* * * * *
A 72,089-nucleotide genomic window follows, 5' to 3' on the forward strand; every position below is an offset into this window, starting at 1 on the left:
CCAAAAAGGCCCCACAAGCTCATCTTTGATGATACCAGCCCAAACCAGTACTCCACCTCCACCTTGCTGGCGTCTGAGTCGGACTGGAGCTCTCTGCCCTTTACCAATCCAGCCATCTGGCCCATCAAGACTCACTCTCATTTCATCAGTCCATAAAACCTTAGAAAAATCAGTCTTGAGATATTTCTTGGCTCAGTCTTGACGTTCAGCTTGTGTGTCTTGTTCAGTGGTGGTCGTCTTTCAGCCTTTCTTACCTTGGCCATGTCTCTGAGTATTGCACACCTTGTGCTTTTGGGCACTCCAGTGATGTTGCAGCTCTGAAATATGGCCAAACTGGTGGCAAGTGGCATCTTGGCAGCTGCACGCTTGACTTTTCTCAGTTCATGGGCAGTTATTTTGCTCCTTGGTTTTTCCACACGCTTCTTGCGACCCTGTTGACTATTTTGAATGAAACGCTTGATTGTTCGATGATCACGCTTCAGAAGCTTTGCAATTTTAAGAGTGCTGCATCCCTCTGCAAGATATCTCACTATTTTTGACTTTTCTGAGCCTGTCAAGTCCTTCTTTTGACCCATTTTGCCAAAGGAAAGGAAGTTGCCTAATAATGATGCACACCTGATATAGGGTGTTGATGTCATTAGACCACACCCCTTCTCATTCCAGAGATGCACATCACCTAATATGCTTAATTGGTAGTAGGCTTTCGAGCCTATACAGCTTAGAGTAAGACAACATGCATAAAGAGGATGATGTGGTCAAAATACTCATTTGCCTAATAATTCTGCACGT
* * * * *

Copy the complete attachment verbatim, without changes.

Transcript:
A 72,089-nucleotide genomic window follows, 5' to 3' on the forward strand; every position below is an offset into this window, starting at 1 on the left:
CCAAAAAGGCCCCACAAGCTCATCTTTGATGATACCAGCCCAAACCAGTACTCCACCTCCACCTTGCTGGCGTCTGAGTCGGACTGGAGCTCTCTGCCCTTTACCAATCCAGCCATCTGGCCCATCAAGACTCACTCTCATTTCATCAGTCCATAAAACCTTAGAAAAATCAGTCTTGAGATATTTCTTGGCTCAGTCTTGACGTTCAGCTTGTGTGTCTTGTTCAGTGGTGGTCGTCTTTCAGCCTTTCTTACCTTGGCCATGTCTCTGAGTATTGCACACCTTGTGCTTTTGGGCACTCCAGTGATGTTGCAGCTCTGAAATATGGCCAAACTGGTGGCAAGTGGCATCTTGGCAGCTGCACGCTTGACTTTTCTCAGTTCATGGGCAGTTATTTTGCTCCTTGGTTTTTCCACACGCTTCTTGCGACCCTGTTGACTATTTTGAATGAAACGCTTGATTGTTCGATGATCACGCTTCAGAAGCTTTGCAATTTTAAGAGTGCTGCATCCCTCTGCAAGATATCTCACTATTTTTGACTTTTCTGAGCCTGTCAAGTCCTTCTTTTGACCCATTTTGCCAAAGGAAAGGAAGTTGCCTAATAATGATGCACACCTGATATAGGGTGTTGATGTCATTAGACCACACCCCTTCTCATTCCAGAGATGCACATCACCTAATATGCTTAATTGGTAGTAGGCTTTCGAGCCTATACAGCTTAGAGTAAGACAACATGCATAAAGAGGATGATGTGGTCAAAATACTCATTTGCCTAATAATTCTGCACGT